The episode that just aired, Frat Boy Brains, I-I-they somehow just let me get out Lil Wayne. And I just love that. I love that they let us do that. I didn’t want my character to go for the same football team – er, soccer team – as me. That was the type of thing where I was like, ‘No,’ I needed to create some distance. (laughs). I don’t mind him being a geek like me and we can obviously deal with the same stuff, but it’s still gonna be separate. It still has to be his own thing.”

I was wondering about how much he seems to mirror your real life and if that was on purpose by you or the writers or whether it was just a coincidence. That’s kind of fascinating.

“It’s a very natural thing, I think. It’s kinda like when you do a pilot, when you start off with something, you’re really helping them realize their vision. You’re stepping into someone else’s shoes. And you’re trying to give a good representation of what they want. The writers, the producers, or whatever. Then what happens is, once you’ve presented them with your take on it and are like, ‘Is this what you want?’ they then, as you come back, start looking at what you brought that was unexpected and adjust. So what happens is, it’s kind of this natural evolution where I played him in the pilot where there was no ad-lib. There was nothing. It was just as it was intended to be. And my audition on tape was identical almost to what was done on the day because that’s what they found, that’s what they were happy with.

Then by episode two when they’d started following what’s on Twitter and they’re turning him into a person, putting him in relationships, it’s like, ‘Oh! You like this, you like that. Let’s put him – ‘ and I guess the best example of that is me and Robert Buckley [who plays Major Lilywhite], we both act like 8-year-olds. We’re both just overgrown children and collect toys and play video games and watch anime together and stuff like that. When they were looking for something for Major, post-Liv relationship, Ravi was gonna move in and they were gonna develop a new relationship, they grounded that in reality I guess. They were like, ‘Well, what game are you guys playing right now?’ and we were like, ‘We’re playing Diablo.’ Next thing you knew, boom, it was in the script. (laughs). They’d made it a line.”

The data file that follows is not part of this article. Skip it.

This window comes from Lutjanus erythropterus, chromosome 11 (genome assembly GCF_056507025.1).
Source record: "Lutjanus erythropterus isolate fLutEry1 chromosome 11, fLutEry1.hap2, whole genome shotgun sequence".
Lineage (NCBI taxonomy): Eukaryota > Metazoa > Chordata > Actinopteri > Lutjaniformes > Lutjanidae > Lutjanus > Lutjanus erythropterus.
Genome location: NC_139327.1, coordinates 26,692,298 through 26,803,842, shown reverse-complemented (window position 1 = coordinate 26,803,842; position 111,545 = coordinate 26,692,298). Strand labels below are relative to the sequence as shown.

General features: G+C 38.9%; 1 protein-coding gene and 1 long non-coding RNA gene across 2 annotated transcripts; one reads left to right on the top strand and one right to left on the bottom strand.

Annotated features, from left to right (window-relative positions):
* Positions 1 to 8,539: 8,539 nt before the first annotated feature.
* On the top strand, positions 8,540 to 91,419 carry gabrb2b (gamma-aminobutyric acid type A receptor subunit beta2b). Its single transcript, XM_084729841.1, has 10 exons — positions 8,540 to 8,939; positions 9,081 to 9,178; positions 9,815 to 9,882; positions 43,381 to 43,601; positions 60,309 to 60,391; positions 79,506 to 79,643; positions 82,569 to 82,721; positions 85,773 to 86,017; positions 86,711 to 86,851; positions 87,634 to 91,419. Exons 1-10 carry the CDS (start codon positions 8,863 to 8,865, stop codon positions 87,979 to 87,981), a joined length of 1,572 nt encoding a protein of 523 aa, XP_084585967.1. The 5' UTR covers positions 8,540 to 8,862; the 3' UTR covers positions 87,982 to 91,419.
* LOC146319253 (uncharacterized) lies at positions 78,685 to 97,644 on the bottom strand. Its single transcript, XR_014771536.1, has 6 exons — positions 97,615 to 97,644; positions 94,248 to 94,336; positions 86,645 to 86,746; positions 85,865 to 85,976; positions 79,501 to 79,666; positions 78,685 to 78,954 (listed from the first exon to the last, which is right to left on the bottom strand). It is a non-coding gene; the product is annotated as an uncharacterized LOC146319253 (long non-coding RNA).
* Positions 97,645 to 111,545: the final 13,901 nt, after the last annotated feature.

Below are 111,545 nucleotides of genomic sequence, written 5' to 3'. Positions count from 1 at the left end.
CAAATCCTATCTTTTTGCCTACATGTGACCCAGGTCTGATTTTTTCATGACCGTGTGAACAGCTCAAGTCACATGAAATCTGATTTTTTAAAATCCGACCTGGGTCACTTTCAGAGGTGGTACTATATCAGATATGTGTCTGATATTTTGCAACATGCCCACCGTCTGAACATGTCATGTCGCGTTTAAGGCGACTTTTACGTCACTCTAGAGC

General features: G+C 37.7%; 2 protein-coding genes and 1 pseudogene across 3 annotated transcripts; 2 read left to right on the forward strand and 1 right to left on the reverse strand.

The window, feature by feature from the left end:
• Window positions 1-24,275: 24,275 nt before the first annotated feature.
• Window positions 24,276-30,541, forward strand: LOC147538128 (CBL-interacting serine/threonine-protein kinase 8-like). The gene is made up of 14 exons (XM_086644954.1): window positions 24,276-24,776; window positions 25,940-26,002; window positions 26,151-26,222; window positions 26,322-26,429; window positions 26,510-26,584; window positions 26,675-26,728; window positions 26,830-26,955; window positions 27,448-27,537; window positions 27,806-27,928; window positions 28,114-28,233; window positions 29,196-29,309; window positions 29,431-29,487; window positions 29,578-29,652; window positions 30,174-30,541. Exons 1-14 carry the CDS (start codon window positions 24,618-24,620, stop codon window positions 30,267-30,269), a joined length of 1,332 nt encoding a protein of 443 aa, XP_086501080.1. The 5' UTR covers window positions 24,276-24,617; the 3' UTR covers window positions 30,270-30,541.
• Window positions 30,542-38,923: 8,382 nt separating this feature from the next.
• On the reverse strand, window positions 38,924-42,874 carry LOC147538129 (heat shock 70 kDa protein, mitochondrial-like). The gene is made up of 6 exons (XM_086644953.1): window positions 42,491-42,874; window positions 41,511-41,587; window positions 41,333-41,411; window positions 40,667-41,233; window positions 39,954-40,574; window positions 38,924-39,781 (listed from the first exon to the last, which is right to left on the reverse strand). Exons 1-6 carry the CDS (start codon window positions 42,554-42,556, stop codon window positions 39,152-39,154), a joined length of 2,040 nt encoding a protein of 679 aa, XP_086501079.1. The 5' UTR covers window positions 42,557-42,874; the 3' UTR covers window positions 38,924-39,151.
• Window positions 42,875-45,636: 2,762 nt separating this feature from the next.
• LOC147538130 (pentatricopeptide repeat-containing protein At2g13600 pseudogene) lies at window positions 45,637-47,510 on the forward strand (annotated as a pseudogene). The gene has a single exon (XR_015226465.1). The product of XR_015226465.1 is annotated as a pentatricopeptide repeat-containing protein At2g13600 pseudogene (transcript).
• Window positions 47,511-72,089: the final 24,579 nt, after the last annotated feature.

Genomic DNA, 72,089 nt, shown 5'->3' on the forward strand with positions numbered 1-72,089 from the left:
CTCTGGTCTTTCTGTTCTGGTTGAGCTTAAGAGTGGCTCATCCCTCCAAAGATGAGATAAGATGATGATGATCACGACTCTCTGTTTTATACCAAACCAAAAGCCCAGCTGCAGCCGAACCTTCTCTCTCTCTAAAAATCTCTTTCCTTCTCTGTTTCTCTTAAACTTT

When you were at SDCC, was it difficult to keep yourself from going to all the gaming stuff? 

“(chuckles) Uh, no. There’s a really tight schedule on Comic Con. We are there from, I think we start at something like 7am and then it’s literally non-stop for the next 12, 13, 14 hours. There’s not really much deviating. But we did make the decision this year, me and Malcolm [Goodwin, who plays Clive Babineaux], we got there a day early, we got our passes a day early. So we actually hit the floor the night before. We didn’t do that last time because we figured we’d be able to do both. So, yeah, this time we went early to see the cosplay and there was a Liv cosplay. We got to do some shopping, got to see some action figures, so that’s how we do it now. What we do is, we make sure we get in the night before and get our tickets right away.”



Watch Rahul and the rest of the iZombie crew on Tuesday nights at 9pm EST/8pm CST on The CW.

Leave a Reply

Your email address will not be published. Required fields are marked *